Scotland's Colin Montgomerie plays out of the bunker on the first hole during the first round of the British Open Golf Championship at the Royal Troon Golf Club in Troon, Scotland, Thursday, July 14, 2016. (David Davies/PA via AP)
TROON, Scotland (AP) With his ball buried and up against the face of a pot bunker, Colin Montgomerie feared the worst after just two shots at the British Open.
Montgomerie was given the honor of hitting the first tee shot Thursday at Royal Troon, his home club, in what likely will be his last Open. It was a proud moment for the 53-year-old Scotsman but things soon were looking bleak after his 6:35 a.m. start.
His second shot landed in what he described as a ''horrendous'' position and he couldn't get the ball out of the bunker. The third shot looped up and rolled back into his footprint – ''and my footprint is deeper than most,'' Montgomerie said, jokingly – so he had to hit the ball out sideways with his fourth shot. An up-and-down later, Monty was walking off with a double-bogey 6 from possibly the easiest hole at Troon.
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No wonder Montgomerie was happy to finish with an even-par 71.
''Top 10 in the world would have taken 71 there,'' Montgomerie said. ''I'm very proud of myself for hanging on in there. It would have been easy to score 78 there, simple.''
Montgomerie was 3 under for the front nine and 3 over for the back nine. He said that would be par scoring in a gorgeous opening day in western Scotland.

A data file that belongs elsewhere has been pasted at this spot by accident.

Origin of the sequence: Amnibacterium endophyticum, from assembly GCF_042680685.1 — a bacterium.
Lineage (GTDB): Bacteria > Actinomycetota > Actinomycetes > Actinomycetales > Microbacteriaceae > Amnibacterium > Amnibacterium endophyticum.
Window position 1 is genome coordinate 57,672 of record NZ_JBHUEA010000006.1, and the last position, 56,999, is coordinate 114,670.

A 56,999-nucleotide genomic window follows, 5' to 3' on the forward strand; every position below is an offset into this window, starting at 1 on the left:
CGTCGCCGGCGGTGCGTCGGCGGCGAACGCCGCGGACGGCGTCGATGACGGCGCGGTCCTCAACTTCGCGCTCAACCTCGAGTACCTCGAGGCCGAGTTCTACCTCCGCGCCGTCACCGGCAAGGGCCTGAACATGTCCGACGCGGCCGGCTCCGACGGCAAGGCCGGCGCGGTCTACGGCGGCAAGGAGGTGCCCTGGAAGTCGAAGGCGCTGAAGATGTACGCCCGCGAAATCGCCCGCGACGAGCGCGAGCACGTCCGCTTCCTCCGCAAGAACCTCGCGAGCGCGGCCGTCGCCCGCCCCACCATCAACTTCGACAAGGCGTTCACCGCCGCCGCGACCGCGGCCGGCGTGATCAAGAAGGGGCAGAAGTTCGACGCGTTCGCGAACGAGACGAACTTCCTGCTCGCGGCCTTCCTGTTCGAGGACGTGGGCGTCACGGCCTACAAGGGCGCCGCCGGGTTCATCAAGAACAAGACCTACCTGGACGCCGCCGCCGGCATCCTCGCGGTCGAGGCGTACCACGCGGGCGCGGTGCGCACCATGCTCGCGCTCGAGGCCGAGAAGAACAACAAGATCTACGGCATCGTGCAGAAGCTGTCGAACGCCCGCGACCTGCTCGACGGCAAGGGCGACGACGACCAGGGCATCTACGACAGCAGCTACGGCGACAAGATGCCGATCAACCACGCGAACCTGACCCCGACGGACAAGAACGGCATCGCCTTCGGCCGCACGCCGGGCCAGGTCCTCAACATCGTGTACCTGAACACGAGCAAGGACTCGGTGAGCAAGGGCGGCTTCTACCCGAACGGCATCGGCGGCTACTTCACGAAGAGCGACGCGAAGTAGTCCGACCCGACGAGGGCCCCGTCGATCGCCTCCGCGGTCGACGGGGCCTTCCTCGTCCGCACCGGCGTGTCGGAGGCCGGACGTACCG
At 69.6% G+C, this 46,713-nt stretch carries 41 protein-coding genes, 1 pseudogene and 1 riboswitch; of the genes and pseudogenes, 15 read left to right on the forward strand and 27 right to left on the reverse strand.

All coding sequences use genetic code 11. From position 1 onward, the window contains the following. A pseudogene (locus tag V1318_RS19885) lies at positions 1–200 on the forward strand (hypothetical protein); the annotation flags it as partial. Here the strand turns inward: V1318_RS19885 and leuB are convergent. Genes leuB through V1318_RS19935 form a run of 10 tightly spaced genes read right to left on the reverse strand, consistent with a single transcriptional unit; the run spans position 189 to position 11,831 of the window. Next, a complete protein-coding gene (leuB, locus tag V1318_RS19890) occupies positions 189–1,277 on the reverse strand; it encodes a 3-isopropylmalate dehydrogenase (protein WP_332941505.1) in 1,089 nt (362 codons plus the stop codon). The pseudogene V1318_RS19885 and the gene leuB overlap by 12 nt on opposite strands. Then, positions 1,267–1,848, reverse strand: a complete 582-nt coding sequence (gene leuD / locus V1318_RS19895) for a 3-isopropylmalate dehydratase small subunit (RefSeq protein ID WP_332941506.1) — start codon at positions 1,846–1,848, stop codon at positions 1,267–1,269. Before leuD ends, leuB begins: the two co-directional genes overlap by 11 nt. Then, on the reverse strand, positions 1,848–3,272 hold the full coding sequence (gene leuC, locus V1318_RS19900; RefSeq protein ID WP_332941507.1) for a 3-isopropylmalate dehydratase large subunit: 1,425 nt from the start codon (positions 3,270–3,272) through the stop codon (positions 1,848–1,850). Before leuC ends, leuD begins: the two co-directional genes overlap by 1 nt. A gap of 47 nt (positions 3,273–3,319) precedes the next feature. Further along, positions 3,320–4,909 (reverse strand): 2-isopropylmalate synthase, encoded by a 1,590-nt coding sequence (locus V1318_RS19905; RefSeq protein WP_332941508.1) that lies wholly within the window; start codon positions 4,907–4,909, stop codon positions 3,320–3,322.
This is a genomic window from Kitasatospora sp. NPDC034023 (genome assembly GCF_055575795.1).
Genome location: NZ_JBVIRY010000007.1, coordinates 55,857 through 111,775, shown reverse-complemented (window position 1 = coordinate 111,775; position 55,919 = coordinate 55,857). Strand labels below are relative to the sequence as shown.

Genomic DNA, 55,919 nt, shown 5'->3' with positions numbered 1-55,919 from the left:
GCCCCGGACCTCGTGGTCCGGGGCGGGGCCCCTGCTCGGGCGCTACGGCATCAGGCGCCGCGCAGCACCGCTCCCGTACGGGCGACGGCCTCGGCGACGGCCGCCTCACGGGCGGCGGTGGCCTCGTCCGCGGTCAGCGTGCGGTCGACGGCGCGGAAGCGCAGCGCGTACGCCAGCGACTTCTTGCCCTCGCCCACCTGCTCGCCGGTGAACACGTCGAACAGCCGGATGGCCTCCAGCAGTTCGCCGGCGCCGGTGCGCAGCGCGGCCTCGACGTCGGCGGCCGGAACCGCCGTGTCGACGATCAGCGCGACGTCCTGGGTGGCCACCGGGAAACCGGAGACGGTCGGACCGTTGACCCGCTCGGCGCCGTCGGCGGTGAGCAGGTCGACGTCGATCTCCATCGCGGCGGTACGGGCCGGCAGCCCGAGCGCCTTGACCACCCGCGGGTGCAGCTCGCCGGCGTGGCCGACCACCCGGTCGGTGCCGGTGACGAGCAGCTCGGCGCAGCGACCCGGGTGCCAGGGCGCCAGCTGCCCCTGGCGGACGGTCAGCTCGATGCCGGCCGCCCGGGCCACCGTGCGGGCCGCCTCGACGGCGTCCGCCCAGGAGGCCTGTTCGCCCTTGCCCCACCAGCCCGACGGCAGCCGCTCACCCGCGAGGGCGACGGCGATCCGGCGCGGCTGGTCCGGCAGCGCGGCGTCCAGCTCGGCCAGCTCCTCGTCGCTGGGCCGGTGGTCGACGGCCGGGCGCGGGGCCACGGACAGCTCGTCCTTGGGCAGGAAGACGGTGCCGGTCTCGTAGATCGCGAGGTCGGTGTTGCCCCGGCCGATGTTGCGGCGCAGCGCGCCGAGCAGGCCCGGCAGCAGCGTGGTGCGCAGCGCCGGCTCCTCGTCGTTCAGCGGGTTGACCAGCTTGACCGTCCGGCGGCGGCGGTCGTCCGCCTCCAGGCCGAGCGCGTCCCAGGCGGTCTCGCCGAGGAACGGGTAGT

''This course hasn't shown any teeth today. This is a 3-out-of-10 job,'' he said. ''Tomorrow, we are talking 7 or 8-out-of-10.''
Montgomerie, a Ryder Cup-winning player and captain and widely regarded as one of the best players never to win a major, was up at 4 a.m. and said there were nerves stepping onto the first tee that he knows so well.
''I'd be inhuman if there wasn't,'' he said. ''But I sort of dug deep into the Ryder Cup ways. I'd led off the tee twice in the singles, led off the tee three or four times in the fourball and foursomes. So it was that type of feeling.''
Yet after his first-hole problems, five birdies in the following eight holes saw him make the turn in 33 and, for a few minutes, he was top of the leaderboard.
He dropped three shots on an inward nine playing into the wind, and needed a 40-foot par save on No. 13 and one from 20 feet at No. 18 to prevent giving away more shots.
Montgomerie was given a rousing reception by spectators as he approached the 18th green. He wants to feel that again on Sunday.
''All I was hoping for is to walk on the 18th on Sunday,'' Montgomerie said. ''And I'm still with that. I haven't changed my goal.''